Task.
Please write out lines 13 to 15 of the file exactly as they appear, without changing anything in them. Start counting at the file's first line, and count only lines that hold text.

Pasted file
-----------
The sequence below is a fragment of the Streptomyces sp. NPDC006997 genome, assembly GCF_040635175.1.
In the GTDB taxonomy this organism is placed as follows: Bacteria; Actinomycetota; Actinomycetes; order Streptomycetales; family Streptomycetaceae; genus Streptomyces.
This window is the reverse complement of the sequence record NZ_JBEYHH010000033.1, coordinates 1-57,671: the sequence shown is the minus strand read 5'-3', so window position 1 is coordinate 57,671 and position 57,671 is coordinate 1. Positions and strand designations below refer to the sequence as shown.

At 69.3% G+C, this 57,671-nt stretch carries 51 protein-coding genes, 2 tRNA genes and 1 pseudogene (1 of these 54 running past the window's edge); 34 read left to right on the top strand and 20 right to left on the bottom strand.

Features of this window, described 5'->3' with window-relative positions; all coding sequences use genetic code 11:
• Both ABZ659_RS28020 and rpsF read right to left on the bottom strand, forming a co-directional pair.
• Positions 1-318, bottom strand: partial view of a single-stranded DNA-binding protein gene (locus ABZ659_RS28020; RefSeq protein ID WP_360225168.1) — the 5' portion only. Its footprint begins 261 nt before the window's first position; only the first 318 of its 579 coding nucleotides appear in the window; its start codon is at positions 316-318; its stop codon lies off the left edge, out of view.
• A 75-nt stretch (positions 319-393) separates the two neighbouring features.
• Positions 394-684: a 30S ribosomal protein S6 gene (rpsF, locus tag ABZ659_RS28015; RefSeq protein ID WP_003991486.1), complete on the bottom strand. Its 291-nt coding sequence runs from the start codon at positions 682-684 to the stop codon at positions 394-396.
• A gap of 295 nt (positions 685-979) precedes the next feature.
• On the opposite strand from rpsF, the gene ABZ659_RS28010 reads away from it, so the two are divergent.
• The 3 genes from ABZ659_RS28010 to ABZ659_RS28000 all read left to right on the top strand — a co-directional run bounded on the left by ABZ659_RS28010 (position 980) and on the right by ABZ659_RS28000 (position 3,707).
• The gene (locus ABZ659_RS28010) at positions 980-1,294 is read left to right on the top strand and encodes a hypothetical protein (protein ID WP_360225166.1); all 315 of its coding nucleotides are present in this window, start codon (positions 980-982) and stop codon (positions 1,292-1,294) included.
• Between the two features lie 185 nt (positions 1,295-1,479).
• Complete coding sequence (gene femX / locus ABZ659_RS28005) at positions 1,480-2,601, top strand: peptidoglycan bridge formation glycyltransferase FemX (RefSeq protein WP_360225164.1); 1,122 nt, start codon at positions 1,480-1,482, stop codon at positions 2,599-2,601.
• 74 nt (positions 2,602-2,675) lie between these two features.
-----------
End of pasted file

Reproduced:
• The gene (locus ABZ659_RS28010) at positions 980-1,294 is read left to right on the top strand and encodes a hypothetical protein (protein ID WP_360225166.1); all 315 of its coding nucleotides are present in this window, start codon (positions 980-982) and stop codon (positions 1,292-1,294) included.
• Between the two features lie 185 nt (positions 1,295-1,479).
• Complete coding sequence (gene femX / locus ABZ659_RS28005) at positions 1,480-2,601, top strand: peptidoglycan bridge formation glycyltransferase FemX (RefSeq protein WP_360225164.1); 1,122 nt, start codon at positions 1,480-1,482, stop codon at positions 2,599-2,601.